The two words that bug me
It’s confirmed, we have approval from the Department of Health. Our surgery date is booked, I’ll be adopting a liver in October 2021.
The past few days have been a bit of an emotional spiral for me. I went shopping with my Mom yesterday to get pyjamas to add to my hospital bag. I couldn’t find my size and I’m trying to just simply find the right size, I burst into tears. We went to the pharmacy for me to get my next month’s dose of medication and again I couldn’t stop tears from streaming down my face.
My Dad asked about the plan for the few days prior to the surgery and I was fighting back a panic attack whilst trying to tell him.
I’ve always believed that I’m level-headed in panic situations, I tend to stay calm and I can respond quickly. My own set of cards have made that calmness tougher to embrace. The calm gets shoved down my throat and I’m left sitting in a ball trying to hold myself together — mentally and physically.
Being open and vulnerable around people is something that does not come easily to me. I can share my story, but making space for someone to sit next to me when I feel like I’m crumbling is one of the toughest things for me to do. I would much rather smile, and tell people that I’m doing well.
I panic because I feel like I’ve lost control. In hindsight, so many of the things I panic about I have zero control over anyway because they’re out of my hands. So meeting myself with love and kindness is imperative, so that I don’t end up whirling myself into a pit of total panic.
I have an incredible support system of family and friends. A handful of these amazing individuals have been there to fully weather the storm with me, because they don’t tell me to stay strong. They let me be, they me feel and they love me unconditionally.
The advice they offer isn’t “stay strong, you’ve got this”. It’s along the lines of “shit Cor! This is tough. We will work together and just take it one step at a time.”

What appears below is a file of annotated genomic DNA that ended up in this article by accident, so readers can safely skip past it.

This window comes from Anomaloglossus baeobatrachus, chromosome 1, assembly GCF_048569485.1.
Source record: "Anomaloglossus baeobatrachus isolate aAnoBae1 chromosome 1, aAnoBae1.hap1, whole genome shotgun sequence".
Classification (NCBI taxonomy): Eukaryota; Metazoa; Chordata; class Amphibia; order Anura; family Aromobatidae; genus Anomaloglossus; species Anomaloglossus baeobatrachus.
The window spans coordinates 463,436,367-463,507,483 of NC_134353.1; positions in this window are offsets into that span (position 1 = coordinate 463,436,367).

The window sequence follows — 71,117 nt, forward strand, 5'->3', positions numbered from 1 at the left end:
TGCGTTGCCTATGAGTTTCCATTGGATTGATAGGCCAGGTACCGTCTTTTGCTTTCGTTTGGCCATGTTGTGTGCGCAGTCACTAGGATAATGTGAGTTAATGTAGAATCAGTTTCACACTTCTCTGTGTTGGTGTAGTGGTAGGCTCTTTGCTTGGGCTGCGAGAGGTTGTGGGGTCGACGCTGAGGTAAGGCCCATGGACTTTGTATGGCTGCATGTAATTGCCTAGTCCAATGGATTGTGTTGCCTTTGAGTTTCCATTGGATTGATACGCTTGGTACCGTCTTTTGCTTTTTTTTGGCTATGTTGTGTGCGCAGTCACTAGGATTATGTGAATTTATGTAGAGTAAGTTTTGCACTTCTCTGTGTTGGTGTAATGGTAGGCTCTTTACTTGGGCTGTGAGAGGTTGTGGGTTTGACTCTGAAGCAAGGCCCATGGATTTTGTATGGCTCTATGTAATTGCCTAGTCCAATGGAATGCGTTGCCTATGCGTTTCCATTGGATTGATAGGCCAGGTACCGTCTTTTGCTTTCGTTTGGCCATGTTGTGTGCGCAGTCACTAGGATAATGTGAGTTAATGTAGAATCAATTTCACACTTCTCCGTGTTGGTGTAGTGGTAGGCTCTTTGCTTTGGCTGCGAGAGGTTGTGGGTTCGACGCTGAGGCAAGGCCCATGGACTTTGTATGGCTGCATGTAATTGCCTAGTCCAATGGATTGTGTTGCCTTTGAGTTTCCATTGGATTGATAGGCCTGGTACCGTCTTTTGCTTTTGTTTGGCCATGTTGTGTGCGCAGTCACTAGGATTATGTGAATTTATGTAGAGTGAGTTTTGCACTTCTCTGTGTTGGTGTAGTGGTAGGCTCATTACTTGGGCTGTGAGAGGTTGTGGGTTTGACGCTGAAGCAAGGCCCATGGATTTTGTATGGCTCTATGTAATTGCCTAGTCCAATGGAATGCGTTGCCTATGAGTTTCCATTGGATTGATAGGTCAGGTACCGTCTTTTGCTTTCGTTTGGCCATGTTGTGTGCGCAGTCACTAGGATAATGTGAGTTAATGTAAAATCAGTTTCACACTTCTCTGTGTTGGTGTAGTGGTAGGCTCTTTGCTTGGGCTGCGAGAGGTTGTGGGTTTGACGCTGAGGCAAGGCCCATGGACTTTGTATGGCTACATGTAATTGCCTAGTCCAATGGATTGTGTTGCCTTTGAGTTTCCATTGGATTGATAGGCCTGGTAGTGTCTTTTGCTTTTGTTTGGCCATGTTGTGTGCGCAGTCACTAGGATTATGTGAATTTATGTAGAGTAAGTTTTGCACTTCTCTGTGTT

Being strong has been my fight or flight mode my entire life, and it’s why I’m still here today. Staying positive and telling my liver that’s it’s strong is how I’ve lived for 27 years more than my doctors thought I would.
When you see that you’re checking boxes off of liver failure, and the importance of a transplant is becoming a very clear picture… please, don’t tell me to stay strong. Just be there to hold my hand. Trust me, I’m fighting every day and I’m so grateful for every morning that I wake up. And I sure as hell won’t go down without a fight either.
I understand that telling someone to “stay strong” is your way of providing support. And it’s special to know that there are so many people rallying behind me.
If you knew how much I was hanging on with every ounce of my being, you would understand too that sometimes, I just need a hand to hold. And when I have a meltdown, I promise I will get back up and take another step. I am strong. I know that about myself. But I’m also only human and sometimes I trip and fall too. Sometimes, just to sit and listen, and give me a hug are all I need.
The universe is seeming really huge right now. I need something to hold onto. -E. Lockhart.